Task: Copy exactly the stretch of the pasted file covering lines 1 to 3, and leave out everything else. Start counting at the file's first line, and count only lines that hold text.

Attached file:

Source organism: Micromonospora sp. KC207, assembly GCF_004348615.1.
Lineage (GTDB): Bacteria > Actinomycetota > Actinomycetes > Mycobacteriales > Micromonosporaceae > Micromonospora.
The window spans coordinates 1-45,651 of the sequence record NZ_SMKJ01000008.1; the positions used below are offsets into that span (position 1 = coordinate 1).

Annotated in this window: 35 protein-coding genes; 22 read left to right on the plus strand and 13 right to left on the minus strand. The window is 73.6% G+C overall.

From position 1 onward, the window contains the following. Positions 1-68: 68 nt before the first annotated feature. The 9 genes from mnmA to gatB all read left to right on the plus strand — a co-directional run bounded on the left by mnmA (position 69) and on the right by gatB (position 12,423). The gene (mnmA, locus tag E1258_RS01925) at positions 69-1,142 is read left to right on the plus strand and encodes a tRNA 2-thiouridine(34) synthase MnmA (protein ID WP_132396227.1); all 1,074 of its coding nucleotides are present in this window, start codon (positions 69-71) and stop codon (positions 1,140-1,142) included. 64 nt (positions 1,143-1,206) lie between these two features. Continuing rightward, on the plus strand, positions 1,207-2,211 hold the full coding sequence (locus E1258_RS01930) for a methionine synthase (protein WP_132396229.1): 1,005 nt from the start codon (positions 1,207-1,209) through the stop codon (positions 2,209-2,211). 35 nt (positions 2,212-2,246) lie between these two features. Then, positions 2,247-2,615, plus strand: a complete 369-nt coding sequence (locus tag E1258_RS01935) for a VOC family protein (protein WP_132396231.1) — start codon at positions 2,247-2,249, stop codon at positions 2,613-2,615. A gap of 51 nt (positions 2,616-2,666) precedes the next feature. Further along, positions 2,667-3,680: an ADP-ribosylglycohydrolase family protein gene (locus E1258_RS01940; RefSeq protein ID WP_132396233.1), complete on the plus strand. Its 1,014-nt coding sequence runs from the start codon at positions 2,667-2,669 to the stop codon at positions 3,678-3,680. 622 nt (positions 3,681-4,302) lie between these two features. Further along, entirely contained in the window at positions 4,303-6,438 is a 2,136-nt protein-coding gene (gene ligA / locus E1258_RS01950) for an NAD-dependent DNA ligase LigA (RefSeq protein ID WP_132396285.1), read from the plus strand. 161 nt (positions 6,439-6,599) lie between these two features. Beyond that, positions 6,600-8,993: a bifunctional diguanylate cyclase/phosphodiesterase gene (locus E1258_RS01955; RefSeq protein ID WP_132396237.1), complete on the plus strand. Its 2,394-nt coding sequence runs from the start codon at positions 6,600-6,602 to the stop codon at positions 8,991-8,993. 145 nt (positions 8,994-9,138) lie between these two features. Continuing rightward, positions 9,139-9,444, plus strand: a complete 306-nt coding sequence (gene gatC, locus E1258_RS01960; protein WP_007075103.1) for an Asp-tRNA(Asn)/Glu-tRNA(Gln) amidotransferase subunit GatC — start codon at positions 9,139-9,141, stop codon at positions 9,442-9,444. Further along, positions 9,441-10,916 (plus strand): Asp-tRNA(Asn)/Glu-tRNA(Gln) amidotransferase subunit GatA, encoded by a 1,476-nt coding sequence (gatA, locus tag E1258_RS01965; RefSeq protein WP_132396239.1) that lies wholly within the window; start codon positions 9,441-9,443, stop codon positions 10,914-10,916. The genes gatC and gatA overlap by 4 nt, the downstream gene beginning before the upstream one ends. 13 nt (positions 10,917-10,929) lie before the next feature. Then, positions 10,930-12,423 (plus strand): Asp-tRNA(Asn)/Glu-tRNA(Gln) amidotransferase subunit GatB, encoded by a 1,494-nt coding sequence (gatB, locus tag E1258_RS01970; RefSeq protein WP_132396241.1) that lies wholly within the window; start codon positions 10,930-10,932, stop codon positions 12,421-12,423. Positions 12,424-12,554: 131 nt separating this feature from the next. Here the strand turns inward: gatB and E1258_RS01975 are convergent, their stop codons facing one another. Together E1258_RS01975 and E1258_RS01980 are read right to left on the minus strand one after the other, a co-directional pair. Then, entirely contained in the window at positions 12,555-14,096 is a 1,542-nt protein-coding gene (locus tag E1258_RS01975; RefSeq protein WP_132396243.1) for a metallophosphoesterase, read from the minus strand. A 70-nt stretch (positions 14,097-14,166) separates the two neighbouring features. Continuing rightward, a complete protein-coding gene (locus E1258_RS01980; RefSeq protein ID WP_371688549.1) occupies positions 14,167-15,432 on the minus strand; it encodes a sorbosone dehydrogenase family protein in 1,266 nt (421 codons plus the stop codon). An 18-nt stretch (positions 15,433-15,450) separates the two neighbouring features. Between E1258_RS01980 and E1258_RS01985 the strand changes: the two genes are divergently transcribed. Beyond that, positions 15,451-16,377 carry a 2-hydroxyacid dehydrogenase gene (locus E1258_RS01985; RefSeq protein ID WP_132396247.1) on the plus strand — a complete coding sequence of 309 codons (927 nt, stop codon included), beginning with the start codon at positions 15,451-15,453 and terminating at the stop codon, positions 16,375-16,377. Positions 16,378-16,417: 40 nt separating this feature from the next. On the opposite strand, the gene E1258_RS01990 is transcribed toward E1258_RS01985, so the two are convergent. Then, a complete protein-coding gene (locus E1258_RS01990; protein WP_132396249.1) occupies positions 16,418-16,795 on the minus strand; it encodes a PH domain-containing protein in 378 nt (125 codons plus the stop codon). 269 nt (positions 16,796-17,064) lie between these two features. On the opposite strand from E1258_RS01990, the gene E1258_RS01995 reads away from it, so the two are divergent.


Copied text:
Source organism: Micromonospora sp. KC207, assembly GCF_004348615.1.
Lineage (GTDB): Bacteria > Actinomycetota > Actinomycetes > Mycobacteriales > Micromonosporaceae > Micromonospora.
The window spans coordinates 1-45,651 of the sequence record NZ_SMKJ01000008.1; the positions used below are offsets into that span (position 1 = coordinate 1).